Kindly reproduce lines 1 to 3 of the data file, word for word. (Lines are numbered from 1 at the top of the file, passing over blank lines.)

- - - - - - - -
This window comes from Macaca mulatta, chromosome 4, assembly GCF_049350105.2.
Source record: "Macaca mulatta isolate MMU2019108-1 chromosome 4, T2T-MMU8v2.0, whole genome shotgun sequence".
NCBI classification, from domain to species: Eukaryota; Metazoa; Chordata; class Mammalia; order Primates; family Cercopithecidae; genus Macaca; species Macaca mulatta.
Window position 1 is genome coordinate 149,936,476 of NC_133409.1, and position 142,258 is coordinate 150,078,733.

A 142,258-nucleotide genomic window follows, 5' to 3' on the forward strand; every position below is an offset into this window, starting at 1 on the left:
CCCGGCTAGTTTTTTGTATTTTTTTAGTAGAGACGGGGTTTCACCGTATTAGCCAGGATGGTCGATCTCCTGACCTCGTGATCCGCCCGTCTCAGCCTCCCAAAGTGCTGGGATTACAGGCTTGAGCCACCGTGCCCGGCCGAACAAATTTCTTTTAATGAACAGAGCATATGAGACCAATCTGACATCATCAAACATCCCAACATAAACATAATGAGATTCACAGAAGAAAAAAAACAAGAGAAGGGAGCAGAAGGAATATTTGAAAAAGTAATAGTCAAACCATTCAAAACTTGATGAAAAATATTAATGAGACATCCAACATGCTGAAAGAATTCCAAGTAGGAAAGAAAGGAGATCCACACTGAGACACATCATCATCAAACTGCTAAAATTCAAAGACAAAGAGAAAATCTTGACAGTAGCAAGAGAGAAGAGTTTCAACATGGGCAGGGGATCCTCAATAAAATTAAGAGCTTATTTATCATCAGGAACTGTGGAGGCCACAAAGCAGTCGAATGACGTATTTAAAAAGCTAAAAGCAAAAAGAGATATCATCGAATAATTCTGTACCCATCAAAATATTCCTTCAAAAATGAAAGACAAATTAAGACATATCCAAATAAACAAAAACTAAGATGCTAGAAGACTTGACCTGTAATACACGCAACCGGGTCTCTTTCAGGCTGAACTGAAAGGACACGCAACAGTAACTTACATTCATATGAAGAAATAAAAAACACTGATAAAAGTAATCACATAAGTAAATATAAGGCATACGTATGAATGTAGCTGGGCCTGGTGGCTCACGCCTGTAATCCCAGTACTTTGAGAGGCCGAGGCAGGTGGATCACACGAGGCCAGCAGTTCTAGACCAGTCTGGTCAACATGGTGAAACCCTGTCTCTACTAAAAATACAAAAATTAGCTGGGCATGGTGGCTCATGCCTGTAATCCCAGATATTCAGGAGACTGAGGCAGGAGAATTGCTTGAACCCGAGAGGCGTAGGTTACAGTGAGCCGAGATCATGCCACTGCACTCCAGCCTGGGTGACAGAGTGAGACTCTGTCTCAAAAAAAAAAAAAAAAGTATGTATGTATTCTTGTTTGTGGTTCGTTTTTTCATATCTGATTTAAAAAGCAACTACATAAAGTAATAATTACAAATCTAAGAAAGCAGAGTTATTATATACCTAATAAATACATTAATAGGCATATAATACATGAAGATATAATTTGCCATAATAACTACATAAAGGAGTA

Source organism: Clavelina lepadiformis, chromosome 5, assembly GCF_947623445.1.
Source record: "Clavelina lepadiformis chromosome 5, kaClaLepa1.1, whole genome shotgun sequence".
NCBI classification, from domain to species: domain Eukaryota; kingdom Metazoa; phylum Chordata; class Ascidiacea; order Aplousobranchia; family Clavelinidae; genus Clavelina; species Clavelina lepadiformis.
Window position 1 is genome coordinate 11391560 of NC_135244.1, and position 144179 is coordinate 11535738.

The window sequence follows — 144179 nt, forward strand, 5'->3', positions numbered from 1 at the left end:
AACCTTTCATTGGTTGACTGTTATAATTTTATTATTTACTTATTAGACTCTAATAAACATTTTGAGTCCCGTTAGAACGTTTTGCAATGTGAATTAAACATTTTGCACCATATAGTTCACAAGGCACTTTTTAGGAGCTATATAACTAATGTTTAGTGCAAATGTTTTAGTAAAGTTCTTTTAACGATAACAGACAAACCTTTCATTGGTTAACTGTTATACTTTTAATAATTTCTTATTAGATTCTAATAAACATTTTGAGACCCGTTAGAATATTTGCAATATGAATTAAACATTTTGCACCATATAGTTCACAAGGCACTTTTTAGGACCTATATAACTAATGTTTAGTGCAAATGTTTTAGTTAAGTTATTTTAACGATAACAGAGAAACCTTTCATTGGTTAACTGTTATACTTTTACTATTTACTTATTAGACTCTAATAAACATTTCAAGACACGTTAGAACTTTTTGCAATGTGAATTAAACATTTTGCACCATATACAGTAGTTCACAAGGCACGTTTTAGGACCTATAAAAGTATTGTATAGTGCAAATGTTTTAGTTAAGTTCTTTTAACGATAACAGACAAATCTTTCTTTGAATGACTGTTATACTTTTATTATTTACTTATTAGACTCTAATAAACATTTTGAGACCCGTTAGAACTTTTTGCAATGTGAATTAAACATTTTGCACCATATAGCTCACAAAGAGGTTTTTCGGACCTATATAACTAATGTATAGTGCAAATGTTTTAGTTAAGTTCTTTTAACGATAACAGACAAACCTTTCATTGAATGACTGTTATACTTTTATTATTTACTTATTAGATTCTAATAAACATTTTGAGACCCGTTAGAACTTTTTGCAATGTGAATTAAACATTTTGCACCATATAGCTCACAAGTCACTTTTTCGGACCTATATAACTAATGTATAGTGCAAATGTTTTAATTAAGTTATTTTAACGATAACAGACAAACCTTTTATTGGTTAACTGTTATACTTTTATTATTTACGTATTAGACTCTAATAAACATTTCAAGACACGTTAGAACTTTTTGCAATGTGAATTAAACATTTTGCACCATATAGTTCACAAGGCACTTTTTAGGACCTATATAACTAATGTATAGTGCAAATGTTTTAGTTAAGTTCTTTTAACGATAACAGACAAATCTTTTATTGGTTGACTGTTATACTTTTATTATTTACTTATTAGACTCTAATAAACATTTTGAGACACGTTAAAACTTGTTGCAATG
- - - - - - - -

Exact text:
This window comes from Macaca mulatta, chromosome 4, assembly GCF_049350105.2.
Source record: "Macaca mulatta isolate MMU2019108-1 chromosome 4, T2T-MMU8v2.0, whole genome shotgun sequence".
NCBI classification, from domain to species: Eukaryota; Metazoa; Chordata; class Mammalia; order Primates; family Cercopithecidae; genus Macaca; species Macaca mulatta.